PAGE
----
[UPDATE] Mid-20th-Century American Poetry and the Question of Beauty, ALA Boston, 12/12/14; 5/20-24/15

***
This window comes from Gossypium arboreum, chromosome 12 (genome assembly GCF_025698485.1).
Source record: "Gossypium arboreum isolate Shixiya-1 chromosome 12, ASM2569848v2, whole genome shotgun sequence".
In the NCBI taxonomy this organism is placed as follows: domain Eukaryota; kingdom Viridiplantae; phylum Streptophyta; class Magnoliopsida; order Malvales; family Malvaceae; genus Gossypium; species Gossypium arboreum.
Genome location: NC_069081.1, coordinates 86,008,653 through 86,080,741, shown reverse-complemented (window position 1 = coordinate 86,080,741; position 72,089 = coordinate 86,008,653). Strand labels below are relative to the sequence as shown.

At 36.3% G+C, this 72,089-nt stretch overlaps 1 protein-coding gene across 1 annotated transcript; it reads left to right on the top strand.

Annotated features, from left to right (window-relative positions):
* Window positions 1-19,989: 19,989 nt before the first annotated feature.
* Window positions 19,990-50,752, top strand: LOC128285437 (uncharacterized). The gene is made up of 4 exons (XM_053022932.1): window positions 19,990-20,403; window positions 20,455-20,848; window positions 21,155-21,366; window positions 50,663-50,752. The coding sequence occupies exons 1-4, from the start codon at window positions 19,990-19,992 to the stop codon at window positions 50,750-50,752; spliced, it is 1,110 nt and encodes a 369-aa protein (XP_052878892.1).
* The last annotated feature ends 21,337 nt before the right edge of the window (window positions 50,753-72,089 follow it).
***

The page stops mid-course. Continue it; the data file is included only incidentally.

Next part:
"Rigor of beauty is the quest," writes Williams in his preface to "Paterson." "But how will you find beauty when it is locked in the mind past all remonstrance?" For the 2015 ALA conference in Boston (May 20-24), the Charles Olson Society invites proposals on beauty and mid-twentieth-century American poetry. Although the 1950s are perhaps best known for the rise of the Beats, the Confessionals, and the Black Mountain poets, these were also the years of Adrienne Rich's early formalist work ("Aunt Jennifer's Tigers"), as well as some of the best work of Richard Wilbur, Theodore Roethke, and other strong poets working with traditional forms. Amid such very different types of poetry, the question of beauty or aesthetic engagement may become a site of contention. Were poets like Olson or Sexton rejecting the beautiful in favor of the authentic, or the genuine, or the audacious? Does beauty remain a primary criterion for poetry in this period, or is it displaced by other criteria? How were poets at this time re-imagining the beautiful? Papers may focus on individual poets or poems, or on mid-century American poetry more broadly. Proposals of no more than 250 words should be sent to G. Grieve-Carlson at firstname.lastname@example.org by December 12, 2014. Please include your name, institutional affiliation (if any), and e-mail address.